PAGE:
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A Cold Swedish Winter’s Day by Nigel Roth

One fine morning, in April of 1908, Karolina Olsson awoke on the small isle of Oknö, which sits quietly between the Swedish mainland and Gotland, Sweden's largest Island, in the Baltic Sea, part of the vast Atlantic Ocean.

It was an ordinary day for most Swedes, who may have been planning a trip to the newly-inaugurated Royal Dramatic Theater (as opposed to the non-dramatic theater down the road which was far less entertaining), or were pondering the membership fees for the new cross-country skiing association, which encouraged the development of Swedish skiers, who've competed very successfully ever since.

For Olsson though, this day was a little different to the previous twelve-thousand.

Because Olsson had spent all of those - from the 22nd of February, 1876 until this moment - fast asleep.

Or had she.

Back in 1876, fourteen-year-old Olsson had arrived home to her deeply-religious and eidolistic mother and father, and her four brothers, and told them a story of woe. She had, she announced, fallen on the ice and bumped her head, and showed the many bruises she sported as proof of the slip.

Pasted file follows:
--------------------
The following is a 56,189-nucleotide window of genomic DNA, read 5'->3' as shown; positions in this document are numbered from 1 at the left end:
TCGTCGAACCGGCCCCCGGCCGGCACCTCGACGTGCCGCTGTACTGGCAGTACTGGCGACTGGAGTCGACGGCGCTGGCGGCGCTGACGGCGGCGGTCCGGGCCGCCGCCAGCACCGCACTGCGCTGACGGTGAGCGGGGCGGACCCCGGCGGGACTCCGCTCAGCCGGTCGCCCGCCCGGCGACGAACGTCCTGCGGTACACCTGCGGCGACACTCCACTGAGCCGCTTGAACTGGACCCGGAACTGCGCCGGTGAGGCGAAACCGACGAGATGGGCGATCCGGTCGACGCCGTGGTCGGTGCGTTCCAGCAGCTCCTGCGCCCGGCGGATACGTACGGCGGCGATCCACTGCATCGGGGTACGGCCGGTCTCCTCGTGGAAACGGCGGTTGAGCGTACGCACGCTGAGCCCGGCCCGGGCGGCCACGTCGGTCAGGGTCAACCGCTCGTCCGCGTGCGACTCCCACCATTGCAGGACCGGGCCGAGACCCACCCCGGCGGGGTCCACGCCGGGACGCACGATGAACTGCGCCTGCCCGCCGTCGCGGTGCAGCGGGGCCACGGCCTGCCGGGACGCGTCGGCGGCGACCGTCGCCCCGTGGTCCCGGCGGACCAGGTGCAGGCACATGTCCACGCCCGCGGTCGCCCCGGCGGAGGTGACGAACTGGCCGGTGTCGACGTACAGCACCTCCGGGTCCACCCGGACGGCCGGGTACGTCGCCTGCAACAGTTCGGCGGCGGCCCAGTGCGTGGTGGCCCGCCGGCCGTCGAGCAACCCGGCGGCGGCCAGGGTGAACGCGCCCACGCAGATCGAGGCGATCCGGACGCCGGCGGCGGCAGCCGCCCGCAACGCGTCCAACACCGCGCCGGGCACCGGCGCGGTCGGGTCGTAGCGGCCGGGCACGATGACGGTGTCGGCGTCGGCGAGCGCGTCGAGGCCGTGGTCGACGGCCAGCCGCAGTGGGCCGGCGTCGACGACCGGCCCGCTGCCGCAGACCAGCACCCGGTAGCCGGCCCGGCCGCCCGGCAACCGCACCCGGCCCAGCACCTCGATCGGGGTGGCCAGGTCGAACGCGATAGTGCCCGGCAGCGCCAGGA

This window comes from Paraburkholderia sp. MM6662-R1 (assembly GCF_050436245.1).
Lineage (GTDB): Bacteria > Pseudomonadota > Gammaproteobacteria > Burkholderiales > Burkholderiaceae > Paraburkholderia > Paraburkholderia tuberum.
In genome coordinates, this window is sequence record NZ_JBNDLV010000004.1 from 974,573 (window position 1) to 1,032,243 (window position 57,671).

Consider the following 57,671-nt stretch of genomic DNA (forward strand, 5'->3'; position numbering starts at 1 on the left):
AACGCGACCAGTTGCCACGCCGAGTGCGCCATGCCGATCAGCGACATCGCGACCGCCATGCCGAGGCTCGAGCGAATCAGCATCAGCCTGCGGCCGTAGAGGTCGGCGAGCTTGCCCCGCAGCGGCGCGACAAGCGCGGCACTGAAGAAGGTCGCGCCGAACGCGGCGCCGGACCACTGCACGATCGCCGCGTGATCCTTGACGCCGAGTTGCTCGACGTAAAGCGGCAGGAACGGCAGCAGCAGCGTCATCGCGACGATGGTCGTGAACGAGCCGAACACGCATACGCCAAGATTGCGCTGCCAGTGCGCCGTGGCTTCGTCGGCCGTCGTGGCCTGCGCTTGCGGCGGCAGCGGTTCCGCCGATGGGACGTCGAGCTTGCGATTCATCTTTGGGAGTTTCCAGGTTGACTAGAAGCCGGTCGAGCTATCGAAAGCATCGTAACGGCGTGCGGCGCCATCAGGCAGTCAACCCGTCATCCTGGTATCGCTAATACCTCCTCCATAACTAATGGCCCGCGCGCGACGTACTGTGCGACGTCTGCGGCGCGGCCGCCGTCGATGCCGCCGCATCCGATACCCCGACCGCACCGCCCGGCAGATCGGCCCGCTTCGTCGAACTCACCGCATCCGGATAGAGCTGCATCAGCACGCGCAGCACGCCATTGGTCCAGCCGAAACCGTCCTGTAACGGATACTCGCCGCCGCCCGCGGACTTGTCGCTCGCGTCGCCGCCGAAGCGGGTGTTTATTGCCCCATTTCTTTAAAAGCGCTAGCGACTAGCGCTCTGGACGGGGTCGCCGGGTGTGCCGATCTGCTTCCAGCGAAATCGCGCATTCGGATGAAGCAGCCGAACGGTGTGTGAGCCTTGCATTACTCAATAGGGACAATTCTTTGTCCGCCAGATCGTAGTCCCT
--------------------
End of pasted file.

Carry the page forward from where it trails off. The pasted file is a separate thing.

How exactly the family reacted to this tale, whether with complete belief and agreeable nods, or with slight incredulity at the extent of the physical damage from one fall, there is no record.

But we do know they went on chewing their black herring and decided that the child needed no medical attention; probably because the nearest doctor was some distance away, and also because they had few old riksdalers or new krona to spare.

It was when Olsson’s awful toothache then started a few days later, that her mother realized the severity of the young girls injuries and, in keeping with the best practices in these sorts of cases, in nineteenth-century remote Scandinavia, in a household that lived cheek-by-jowl with wood-witches, wind-warlocks, sea-phantoms, and ancient antagonistic apparitions, did what all good mothers would have done; she sent her to bed.

For thirty-two years.